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Guy Ritchie’s The Gentlemen Series Starts Out Exhilarating But Gets Old Fast

“Do you know what I love about the British aristocracy?” asks an astute character in Netflix’s The Gentlemen. “They’re the original gangsters. The reason they own 75% of this country is because they stole it. William the Conqueror is worse than Al Capone.” This is the central joke of the series, created by Guy Ritchie as an extension of his 2019 film: that landed nobility have more in common with the thugs who run the criminal underworld than they’d like to admit.

Like many of the show’s tropes, it’s a clever notion that gets old long before the end of the season, which will be available to stream on March 7. To his credit, instead of rehashing the original Gentlemen, Ritchie—who helped write and direct the Netflix adaptation—has cooked up a new story set in a similar world. The dialogue is as quippy, the visual style as slick, and the casting as inspired as fans have come to expect from Britain’s reigning king of the pitch-black crime comedy. But a little of Ritchie’s sensibility goes a long way; what’s exhilarating every few years at the cinema can become tedious when repeated throughout eight episodes.

The White Lotus and Divergent alum Theo James gives a dynamic performance as Capt. Eddie Horniman, the second son of a duke, who has found success as an army officer in lieu of the inheritance he assumes will go to his older brother, Freddy (Daniel Ings, very funny). Called back to the family estate to bid farewell to his dying father, Eddie learns that the duke’s will names him as the heir. It shouldn’t be that surprising; Freddy is an idle, debauched mess. And now his problems—including an $8 million debt to a local gangster—are Eddie’s problems.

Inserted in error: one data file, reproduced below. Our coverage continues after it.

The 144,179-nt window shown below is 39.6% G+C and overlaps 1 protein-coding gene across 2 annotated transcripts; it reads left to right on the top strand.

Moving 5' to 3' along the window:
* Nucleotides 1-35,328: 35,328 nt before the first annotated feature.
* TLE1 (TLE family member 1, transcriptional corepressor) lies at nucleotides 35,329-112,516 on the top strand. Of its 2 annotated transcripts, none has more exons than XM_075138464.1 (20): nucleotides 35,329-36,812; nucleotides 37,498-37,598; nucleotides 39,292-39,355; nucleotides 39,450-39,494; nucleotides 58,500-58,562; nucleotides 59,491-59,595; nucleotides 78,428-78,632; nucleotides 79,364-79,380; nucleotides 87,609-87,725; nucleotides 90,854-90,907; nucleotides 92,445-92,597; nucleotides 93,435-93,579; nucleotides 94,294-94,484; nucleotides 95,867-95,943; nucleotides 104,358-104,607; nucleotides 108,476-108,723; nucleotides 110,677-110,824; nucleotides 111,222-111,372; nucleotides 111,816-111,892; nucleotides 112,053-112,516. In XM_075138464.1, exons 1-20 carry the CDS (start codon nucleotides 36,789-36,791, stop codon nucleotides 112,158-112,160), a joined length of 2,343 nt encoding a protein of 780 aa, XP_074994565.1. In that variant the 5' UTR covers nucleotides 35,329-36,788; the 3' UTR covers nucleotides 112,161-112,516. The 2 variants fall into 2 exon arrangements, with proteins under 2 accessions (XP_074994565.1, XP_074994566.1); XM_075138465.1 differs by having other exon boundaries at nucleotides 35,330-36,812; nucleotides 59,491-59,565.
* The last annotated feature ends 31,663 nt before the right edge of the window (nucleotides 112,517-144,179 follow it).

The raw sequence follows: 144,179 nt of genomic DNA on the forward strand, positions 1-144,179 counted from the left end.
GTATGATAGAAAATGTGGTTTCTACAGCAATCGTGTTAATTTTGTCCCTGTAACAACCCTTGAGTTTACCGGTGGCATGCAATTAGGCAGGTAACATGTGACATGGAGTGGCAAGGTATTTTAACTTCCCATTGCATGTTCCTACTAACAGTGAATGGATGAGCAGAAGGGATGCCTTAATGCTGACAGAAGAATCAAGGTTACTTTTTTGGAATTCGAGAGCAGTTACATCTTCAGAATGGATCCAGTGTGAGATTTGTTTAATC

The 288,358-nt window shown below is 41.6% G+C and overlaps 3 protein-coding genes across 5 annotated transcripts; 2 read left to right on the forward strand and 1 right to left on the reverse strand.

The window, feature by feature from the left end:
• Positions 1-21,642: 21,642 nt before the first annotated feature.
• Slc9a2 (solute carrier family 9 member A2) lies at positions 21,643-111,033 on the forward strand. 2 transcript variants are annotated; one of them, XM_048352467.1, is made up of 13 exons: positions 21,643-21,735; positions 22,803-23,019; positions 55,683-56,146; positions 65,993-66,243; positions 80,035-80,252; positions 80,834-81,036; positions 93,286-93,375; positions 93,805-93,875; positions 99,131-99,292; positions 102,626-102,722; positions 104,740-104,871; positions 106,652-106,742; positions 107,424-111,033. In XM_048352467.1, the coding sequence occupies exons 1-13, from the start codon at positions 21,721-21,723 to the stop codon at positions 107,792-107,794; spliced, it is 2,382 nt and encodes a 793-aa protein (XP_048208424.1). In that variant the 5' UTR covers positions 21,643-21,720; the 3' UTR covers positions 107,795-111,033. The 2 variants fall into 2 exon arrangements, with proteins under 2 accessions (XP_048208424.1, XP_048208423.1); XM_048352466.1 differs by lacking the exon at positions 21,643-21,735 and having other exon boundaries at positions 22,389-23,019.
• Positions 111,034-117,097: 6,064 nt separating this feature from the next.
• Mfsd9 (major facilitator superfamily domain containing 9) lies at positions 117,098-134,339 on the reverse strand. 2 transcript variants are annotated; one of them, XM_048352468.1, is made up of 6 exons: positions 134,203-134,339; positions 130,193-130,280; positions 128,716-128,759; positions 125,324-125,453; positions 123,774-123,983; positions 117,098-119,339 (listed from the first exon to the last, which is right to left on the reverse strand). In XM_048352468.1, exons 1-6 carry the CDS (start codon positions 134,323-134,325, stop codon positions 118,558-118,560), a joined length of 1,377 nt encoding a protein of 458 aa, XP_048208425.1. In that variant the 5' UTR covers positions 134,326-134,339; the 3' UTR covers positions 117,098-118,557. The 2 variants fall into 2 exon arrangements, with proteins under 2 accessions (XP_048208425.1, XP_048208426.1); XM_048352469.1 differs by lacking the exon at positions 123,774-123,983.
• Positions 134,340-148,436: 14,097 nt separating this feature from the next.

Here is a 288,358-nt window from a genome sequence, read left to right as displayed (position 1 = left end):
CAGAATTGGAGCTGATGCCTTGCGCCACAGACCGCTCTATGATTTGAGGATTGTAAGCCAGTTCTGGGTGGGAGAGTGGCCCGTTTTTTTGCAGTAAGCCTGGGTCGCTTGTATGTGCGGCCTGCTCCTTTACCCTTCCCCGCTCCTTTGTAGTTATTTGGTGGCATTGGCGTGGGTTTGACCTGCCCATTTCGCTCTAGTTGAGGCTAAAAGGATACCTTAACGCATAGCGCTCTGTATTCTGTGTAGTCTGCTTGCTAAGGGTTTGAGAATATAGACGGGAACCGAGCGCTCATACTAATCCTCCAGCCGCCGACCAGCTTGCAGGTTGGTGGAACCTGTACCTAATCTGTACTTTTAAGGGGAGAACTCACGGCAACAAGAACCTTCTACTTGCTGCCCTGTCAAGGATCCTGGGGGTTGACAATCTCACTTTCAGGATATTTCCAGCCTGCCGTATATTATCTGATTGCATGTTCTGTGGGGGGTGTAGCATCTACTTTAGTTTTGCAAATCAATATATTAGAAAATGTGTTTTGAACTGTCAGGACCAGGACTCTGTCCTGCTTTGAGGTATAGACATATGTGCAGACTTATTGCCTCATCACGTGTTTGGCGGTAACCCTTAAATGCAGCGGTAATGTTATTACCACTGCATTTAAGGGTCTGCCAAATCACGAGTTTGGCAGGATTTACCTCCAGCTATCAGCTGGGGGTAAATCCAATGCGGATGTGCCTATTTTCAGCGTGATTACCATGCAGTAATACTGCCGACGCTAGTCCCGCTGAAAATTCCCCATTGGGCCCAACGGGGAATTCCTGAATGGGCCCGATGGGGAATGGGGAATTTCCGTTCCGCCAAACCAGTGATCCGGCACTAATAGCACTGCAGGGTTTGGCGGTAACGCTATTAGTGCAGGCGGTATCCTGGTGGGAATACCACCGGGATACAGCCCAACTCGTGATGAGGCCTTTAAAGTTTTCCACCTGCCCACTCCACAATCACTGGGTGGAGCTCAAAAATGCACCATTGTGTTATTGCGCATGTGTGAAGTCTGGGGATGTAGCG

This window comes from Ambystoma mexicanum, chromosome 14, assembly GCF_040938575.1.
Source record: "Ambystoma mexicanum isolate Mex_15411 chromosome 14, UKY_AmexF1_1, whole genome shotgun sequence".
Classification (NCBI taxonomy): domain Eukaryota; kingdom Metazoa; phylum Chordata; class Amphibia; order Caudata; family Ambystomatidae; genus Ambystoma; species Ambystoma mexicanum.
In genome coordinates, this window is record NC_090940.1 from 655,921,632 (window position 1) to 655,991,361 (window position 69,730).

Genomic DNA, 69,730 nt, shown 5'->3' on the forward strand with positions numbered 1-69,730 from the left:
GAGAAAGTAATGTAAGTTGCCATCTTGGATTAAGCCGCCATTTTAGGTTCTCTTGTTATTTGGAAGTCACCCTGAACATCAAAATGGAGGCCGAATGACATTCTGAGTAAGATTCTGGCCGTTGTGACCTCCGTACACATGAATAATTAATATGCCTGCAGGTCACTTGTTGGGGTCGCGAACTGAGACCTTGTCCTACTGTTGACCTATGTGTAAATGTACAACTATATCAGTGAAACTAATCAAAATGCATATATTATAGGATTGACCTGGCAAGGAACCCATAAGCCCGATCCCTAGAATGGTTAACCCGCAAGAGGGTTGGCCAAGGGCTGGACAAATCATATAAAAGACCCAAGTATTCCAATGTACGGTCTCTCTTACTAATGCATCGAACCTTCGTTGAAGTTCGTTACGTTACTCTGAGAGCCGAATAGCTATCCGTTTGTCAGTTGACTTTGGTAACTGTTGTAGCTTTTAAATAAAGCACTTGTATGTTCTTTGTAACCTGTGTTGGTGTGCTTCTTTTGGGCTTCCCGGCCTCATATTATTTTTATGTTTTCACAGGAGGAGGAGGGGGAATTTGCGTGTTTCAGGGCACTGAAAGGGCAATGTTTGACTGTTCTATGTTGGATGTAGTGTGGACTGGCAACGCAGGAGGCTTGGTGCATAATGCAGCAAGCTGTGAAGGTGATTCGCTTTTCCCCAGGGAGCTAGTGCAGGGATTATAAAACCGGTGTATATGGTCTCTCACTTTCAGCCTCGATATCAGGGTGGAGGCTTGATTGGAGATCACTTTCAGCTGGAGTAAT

Giancarlo Esposito, center, in <i>The Gentlemen</i><span class="copyright">Kevin Baker—Netflix</span>
Giancarlo Esposito, center, in The GentlemenKevin Baker—Netflix

The Hornimans don’t have that kind of cash on hand because, like so many aristocrats since the Downton Abbey era, their wealth is tied up in their palatial home and 15,000-acre grounds. Luckily—or not—it turns out the duke was monetizing that estate by allowing drug lord Bobby Glass (Ray Winstone) to grow massive quantities of marijuana on the property. Now Bobby is in prison, but his daughter Susie (Kaya Scodelario, as enchantingly ice-cold here as she was in her breakout Skins role) is a powerful and canny enough surrogate to help resolve Freddy’s debts. The problem is, Eddie wants to extricate his family from the Glasses’ scheme and Susie has no intention of letting him out. Grow house aside, she sees how the unflappability he’s cultivated in the military could make him an asset to her. As he navigates the endless series of obstacles she places in the way of his freedom, he unwittingly develops a taste for crime.